Here are a few issues to keep an eye on for utilities, consumer issues and insurance in 2019.
Tampa Bay was spared the worst of Hurricane Michael this fall, which devastated the Panhandle. But Tampa Bay Duke Energy Florida customers should be prepared to pick up some of the bill for the utility's efforts up north.
Utilities in Florida are allowed to recoup storm recovery costs from their customers with approval from the Florida Public Service Commission. Duke serves a portion of the Panhandle and undertook significant recovery efforts following the storm to restore power, as some of its infrastructure was entirely wiped away. Duke expects to file for recovery costs for Hurricane Michael in the first quarter of next year, according to spokeswoman Ana Gibbs.
Tampa Electric Co., which does not have customers in the Panhandle, will not be filing for cost recovery, spokeswoman Cherie Jacobs said. The utility sent crews up north to assist area utilities with recovery, but those were paid for by the host utilities. Its gas sister company, Peoples Gas, was affected in the Panama City area, and may file for cost recovery.
Flood insurance gave homeowners, Congress and the insurance community whiplash this year with multiple short-term extensions right on the cusp of the expiration deadline. It looks as if Congress will again put off flood insurance reform, this time until the new year. On, President Donald Trump signed into law an extension of the National Flood Insurance Program through May 31, 2019, giving Congress time to pass a longer-term reauthorization.
The Florida Attorney General's Office is currently suing online auto lender Marlin Financial, a company at the center of a September Tampa Bay Times investigation. The Times investigation found that Marlin saddled consumers with more debt than expected and didn't give some customers an opportunity to take their belongings from repossessed vehicles. Much of the additional debt stemmed from what's called a "debt cancellation" policy, which customers were told would wipe out their remaining debt if their car was totaled. Instead, the policy often more than doubled the debt for the contracts the Times reviewed. And customers said it wasn't optional.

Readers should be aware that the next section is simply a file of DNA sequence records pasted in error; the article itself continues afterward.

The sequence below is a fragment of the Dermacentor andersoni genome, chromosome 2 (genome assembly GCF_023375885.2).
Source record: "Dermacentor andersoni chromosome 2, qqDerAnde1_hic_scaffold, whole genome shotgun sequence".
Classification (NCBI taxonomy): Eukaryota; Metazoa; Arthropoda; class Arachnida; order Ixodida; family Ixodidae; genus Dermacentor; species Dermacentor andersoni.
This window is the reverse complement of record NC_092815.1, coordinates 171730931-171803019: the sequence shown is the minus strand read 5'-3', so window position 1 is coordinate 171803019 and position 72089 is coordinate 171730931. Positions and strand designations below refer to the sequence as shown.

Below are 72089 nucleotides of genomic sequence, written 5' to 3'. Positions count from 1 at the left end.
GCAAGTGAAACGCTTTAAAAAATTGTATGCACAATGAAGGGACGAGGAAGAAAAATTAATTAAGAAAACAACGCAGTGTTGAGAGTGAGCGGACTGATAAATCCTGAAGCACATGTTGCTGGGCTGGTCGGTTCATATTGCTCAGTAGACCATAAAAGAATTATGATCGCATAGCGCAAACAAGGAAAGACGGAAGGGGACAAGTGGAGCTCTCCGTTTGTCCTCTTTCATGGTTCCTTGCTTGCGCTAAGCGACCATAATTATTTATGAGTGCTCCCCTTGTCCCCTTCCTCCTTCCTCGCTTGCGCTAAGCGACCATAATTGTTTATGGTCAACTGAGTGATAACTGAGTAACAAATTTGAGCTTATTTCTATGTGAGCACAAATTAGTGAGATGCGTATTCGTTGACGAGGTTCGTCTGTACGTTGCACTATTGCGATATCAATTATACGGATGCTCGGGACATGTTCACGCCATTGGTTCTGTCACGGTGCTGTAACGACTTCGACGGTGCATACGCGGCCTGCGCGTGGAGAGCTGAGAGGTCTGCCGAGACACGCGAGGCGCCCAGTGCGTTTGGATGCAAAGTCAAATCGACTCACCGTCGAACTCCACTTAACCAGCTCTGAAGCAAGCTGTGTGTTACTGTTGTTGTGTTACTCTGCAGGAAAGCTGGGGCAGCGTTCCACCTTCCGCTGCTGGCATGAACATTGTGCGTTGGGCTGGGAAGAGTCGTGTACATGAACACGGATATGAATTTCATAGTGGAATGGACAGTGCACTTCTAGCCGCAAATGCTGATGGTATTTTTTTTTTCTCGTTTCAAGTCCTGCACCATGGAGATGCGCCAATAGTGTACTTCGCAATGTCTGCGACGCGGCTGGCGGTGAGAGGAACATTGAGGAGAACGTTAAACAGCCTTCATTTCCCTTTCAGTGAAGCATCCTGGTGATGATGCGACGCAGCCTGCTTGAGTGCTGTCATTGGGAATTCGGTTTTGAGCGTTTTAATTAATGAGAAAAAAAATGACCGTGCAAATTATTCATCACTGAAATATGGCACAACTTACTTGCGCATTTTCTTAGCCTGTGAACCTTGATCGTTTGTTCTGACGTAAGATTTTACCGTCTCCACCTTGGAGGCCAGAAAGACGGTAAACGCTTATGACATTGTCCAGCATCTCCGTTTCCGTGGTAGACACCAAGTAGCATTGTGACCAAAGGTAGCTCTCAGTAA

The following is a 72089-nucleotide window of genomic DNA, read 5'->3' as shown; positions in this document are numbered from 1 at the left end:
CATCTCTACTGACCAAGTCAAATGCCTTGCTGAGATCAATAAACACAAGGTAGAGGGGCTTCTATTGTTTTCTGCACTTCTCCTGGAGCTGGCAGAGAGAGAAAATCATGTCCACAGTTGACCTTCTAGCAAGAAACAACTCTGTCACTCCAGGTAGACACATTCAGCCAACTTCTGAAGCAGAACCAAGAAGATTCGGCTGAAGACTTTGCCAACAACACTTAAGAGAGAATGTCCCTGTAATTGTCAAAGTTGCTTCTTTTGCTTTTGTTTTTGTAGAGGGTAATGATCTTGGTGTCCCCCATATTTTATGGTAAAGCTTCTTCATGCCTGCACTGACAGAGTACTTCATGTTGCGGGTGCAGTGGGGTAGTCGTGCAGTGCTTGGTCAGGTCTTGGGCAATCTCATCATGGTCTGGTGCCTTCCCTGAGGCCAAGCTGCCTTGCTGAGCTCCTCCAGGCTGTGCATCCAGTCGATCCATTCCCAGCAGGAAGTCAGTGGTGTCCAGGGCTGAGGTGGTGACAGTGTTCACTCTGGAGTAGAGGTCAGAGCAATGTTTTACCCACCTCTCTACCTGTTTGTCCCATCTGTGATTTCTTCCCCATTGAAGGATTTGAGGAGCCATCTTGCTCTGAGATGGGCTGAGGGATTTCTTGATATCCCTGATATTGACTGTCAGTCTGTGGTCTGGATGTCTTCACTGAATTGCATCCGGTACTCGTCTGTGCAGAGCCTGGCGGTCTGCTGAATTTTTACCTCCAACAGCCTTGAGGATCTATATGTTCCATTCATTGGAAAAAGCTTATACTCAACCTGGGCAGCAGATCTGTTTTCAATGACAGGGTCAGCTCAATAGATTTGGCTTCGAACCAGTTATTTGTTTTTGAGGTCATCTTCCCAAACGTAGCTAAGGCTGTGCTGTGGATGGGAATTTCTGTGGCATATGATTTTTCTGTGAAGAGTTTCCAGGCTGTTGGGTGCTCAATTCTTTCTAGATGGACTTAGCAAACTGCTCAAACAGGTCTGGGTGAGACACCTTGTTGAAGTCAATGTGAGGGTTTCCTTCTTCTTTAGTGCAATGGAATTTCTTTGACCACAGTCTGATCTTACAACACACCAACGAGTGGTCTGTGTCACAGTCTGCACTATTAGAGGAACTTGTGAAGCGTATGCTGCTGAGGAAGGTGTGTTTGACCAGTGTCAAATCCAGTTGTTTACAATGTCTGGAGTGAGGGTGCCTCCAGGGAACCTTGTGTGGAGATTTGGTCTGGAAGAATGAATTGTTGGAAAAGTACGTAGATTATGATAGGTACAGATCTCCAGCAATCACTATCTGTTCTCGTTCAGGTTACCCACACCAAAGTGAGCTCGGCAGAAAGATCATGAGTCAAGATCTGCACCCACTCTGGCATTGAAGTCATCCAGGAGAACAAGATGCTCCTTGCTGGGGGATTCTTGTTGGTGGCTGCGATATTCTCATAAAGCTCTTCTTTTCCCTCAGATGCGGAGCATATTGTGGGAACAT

Times' inquiries sparked an investigation by the Florida Attorney General, which led to a lawsuit by the state office alleging unfair and deceptive trade practices centering on the debt cancellation. Marlin is currently cooperating with the Florida Attorney General to provide more information about the debt cancellation on loans and modify customers payments to exclude debt cancellation.
The parent of budget airline Allegiant Air and its executives are being sued by shareholder Charlotte Woolery over what she says is an "illicit and dangerous business model" that put Allegiant at significant financial risk.
Drawing largely on investigations by the Tampa Bay Times and CBS's 60 Minutes, the lawsuit claims that the business model led by CEO Maurice Gallagher Jr. "devalued safety, maintenance and training" in favor of enriching the company. This, she said, led to the company's value falling. The case is ongoing in Nevada's Clark County district court. Allegiant is the dominant carrier at St. Pete-Clearwater International Airport.
The Occupational Safety and Health Administration is investigating Pinellas Park company MagneGas Corp. after a man died while moving a cylinder filled with its namesake gas in June. It is the second federal agency looking into the company over the incident — in addition to the U.S. Department of Transportation's Pipeline and Hazardous Materials Safety Administration — and the second-known death involving a MagneGas gas explosion.
The investigation is currently ongoing, and the family of Andrew Reynolds, who died in the June incident, has retained a lawyer.
Contact Malena Carollo at email@example.com or (727) 892-2249. Follow @MalenaCarollo.